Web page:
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Hill v. Newman

Supreme Court of California
Oct 1, 1855
5 Cal. 445 (Cal. 1855)


         Appeal from the County Court of Placer County.


         Hale & Myres, for Appellants.

          Mills & Hillyer, for Respondent.

         No briefs on file.

         JUDGES: Bryan, J., delivered the opinion of the Court. Heydenfeldt, J., concurred.


          BRYAN, Judge

         This was an action brought before a Justice of the Peace for damages arising from injuries alleged to have been inflicted by the defendants upon the plaintiff, by the partial destruction of mining ditches belonging to the plaintiff, and the wrongful diversion of water into ditches belonging to the defendants. The only question which seems to be raised by the record is, whether a Justice of the Peace has jurisdiction of such a cause, where the injury is to other than personal property.

         The jurisdiction of Justices of the Peace in this State, embraces actions for damages for taking, detaining, and injuring personal property; and actions for the recovery of personal property where the value of the property does not exceed the limit to which the Court is confined in the exercise of its jurisdiction. Where there is a right to the use of water for mining purposes, and the appropriation of it, a diversion of the stream could not be called an injury to personal property in the meaning of the law. It seems to me clear, that whilst the Legislature has conferred upon Justices of the Peace jurisdiction of an action to determine the right to mining claims, yet that it never was its intention to confer upon those Courts power to hear and determine causes in which there may be conflicts as to the right to the use of water.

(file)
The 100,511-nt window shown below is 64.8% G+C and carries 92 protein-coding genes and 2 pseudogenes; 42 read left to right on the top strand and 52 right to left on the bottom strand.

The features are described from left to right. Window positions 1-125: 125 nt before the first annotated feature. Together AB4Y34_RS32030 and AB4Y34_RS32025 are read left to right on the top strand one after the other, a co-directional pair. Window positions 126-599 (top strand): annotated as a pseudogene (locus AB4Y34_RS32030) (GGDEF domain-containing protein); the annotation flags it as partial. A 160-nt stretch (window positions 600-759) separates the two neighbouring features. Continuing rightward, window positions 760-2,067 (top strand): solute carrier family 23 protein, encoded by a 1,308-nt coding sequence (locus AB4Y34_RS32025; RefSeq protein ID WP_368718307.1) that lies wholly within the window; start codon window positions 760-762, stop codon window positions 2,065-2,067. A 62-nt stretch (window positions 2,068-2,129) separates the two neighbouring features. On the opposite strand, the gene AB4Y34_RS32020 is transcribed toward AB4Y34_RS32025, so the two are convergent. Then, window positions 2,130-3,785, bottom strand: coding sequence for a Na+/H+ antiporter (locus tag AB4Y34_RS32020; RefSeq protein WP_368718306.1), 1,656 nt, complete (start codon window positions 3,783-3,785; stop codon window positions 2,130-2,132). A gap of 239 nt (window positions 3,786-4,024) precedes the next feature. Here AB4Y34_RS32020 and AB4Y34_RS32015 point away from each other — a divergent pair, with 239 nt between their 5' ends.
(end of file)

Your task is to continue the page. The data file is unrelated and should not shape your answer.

The right to running water is defined to be a corporeal right, or hereditament, which follows or is embraced by the ownership of the soil over which it naturally passes. Sackett v. Wheaton, 17 Pick. 105. 1 Cruise's Digest, 39. Angell & Ames on Water Courses, p. 3.

         From the policy of our laws, it has been held in this State to exist without private ownership of the soil, upon the ground of prior location upon the land, or prior appropriation and use of the water. The right to water must be treated in this State as it has always been treated, as a right running with the land, and as a corporeal privilege bestowed upon the occupier or appropriator of the soil; and as such, has none of the characteristics of mere personalty. It therefore follows, that a Justice of the Peace has no power conferred upon him to try a cause where there is an alleged injury arising out of a diversion of water from the natural or artificial channel in which it is conducted.

         The judgment of the Court below is therefore reversed, with costs, and the cause is dismissed.

Summaries of

Hill v. Newman

Supreme Court of California
Oct 1, 1855
5 Cal. 445 (Cal. 1855)
Case details for

Hill v. Newman

Case Details

Full title:John T. Hill, Respondent, v. Owen Newman&others, Appellants

Court:Supreme Court of California

Date published: Oct 1, 1855


5 Cal. 445 (Cal. 1855)

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